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Impaired survival of peripheral T cells, disrupted NK/NKT cell development, and liver failure in mice lacking Gimap5

Ryan D. Schulteis, Haiyan Chu, Xuezhi Dai, Yuhong Chen, Brandon Edwards, Dipica Haribhai, Calvin B. Williams, Subramaniam Malarkannan, Martin J. Hessner, Sanja Glisic-Milosavljevic, Srikanta Jana, Edward J. Kerschen, Soumitra Ghosh, Demin Wang, Anne E. Kwitek, Ake Lernmark, Jack Gorski, Hartmut Weiler

Abstract

The loss of Gimap5 (GTPase of the immune-associated protein 5) gene function is the underlying cause of lymphopenia and autoimmune diabetes in the BioBreeding (BB) rat. The in vivo function of murine gimap5 is largely unknown. We show that selective gene ablation of the mouse gimap5 gene impairs the final intrathymic maturation of CD8 and CD4 T cells and compromises the survival of postthymic CD4 and CD8 cells, replicating findings in the BB rat model. In addition, gimap5 deficiency imposes a block of natural killer (NK)- and NKT-cell differentiation. Development of NK/NKT cells is restored on transfer of gimap5−/− bone marrow into a wild-type environment. Mice lacking gimap5 have a median survival of 15 weeks, exhibit chronic hepatic hematopoiesis, and in later stages show pronounced hepatocyte apoptosis, leading to liver failure. This pathology persists in a Rag2-deficient background in the absence of mature B, T, or NK cells and cannot be adoptively transferred by transplanting gimap5−/− bone marrow into wild-type recipients. We conclude that mouse gimap5 is necessary for the survival of peripheral T cells, NK/NKT-cell development, and the maintenance of normal liver function. These functions involve cell-intrinsic as well as cell-extrinsic mechanisms.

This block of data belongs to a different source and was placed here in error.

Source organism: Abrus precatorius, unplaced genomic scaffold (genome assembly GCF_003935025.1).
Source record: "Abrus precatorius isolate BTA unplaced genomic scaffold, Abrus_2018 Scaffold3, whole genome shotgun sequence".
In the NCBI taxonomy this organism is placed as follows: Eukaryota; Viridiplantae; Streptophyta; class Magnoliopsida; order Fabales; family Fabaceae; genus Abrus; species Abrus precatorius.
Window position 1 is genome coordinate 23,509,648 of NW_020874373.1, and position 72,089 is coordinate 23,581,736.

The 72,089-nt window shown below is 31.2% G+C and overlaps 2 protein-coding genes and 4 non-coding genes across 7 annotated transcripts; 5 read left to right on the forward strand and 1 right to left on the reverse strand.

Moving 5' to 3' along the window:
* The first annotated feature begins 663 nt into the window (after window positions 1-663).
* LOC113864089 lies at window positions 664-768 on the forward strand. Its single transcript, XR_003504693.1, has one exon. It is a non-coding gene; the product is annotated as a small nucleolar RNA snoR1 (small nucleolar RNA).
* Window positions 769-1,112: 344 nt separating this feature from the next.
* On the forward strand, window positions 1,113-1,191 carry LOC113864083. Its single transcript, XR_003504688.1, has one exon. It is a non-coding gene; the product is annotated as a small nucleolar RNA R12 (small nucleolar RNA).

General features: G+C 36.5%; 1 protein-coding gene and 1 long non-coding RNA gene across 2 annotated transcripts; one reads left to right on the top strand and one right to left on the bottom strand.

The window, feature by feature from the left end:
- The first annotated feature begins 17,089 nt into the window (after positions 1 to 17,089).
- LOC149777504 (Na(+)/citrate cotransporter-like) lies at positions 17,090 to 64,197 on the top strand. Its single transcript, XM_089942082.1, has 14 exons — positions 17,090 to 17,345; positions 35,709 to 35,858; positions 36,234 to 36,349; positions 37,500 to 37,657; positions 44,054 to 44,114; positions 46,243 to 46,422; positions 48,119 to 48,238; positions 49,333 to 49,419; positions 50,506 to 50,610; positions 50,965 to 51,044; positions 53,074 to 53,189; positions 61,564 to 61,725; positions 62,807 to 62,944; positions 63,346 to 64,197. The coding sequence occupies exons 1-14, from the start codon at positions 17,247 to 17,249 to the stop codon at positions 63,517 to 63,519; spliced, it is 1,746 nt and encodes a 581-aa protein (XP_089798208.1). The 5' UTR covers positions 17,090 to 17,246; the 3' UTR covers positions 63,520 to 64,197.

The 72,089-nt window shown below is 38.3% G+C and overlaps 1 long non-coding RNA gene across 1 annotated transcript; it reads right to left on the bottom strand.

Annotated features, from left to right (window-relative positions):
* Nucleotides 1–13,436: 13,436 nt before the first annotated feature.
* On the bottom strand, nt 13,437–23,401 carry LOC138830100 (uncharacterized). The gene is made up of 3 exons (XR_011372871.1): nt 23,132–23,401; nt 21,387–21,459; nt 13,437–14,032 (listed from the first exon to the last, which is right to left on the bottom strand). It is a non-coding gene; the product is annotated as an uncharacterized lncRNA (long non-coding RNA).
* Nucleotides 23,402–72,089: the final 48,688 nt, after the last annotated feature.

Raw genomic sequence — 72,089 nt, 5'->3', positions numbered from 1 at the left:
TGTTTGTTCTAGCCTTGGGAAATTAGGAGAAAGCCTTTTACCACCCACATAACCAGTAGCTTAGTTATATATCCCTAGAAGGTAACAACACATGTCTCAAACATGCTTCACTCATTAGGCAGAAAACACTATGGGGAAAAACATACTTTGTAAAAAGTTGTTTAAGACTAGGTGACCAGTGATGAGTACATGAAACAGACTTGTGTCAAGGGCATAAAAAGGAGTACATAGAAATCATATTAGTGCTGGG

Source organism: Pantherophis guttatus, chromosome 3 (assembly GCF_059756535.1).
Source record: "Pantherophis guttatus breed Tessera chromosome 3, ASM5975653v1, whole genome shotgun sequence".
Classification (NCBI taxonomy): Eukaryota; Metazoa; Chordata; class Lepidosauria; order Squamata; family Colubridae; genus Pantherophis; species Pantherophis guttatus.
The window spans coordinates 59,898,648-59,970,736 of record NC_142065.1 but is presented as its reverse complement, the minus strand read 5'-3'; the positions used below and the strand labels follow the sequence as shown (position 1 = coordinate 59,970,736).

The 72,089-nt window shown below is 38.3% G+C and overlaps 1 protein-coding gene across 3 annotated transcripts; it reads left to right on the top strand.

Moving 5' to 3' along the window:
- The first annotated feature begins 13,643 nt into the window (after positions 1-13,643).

Introduction

Gimap5 (GTPase of the immune-associated protein 5; alternate names: imap3,1 iROD,2 IAN4L1,3,4 IAN4,57) is a member of a family of Gimap genes that are conserved in mammals, birds, fish, and in higher plants, and are clustered in a single chromosomal locus in each species. Mouse gimap5 mRNA is predominantly expressed in the thymus, spleen, lymph nodes, and lung8 and is present in splenic T and B cells and in all maturation stages of thymic T cells. In the thymus, the highest level of gimap5 mRNA is detected in CD4 single-positive (SP) and CD8SP cells.8 As predicted from its mRNA sequence, mouse gimap5 is a 308-amino acid intracellular molecule that shares a conserved domain structure with other members of the Gimap gene family, ie, an AIG1 domain comprising GTP-binding motifs (residues 34-41, 62-64, 82-84) and 2 functionally undefined regions, the so-called conserved box CB (residues 102-128), and the IAN motif (residues 178-197). The remaining portion of gimap5 comprises a coiled-coil region and a putative carboxyterminal membrane localization signal sequence.9 In mice and humans, but not in rats, a putative duplication and inversion of the Gimap5 gene have occurred, resulting in the presence of a nonfunctional Gimap3 pseudogene in humans and a functional Gimap3 gene in mice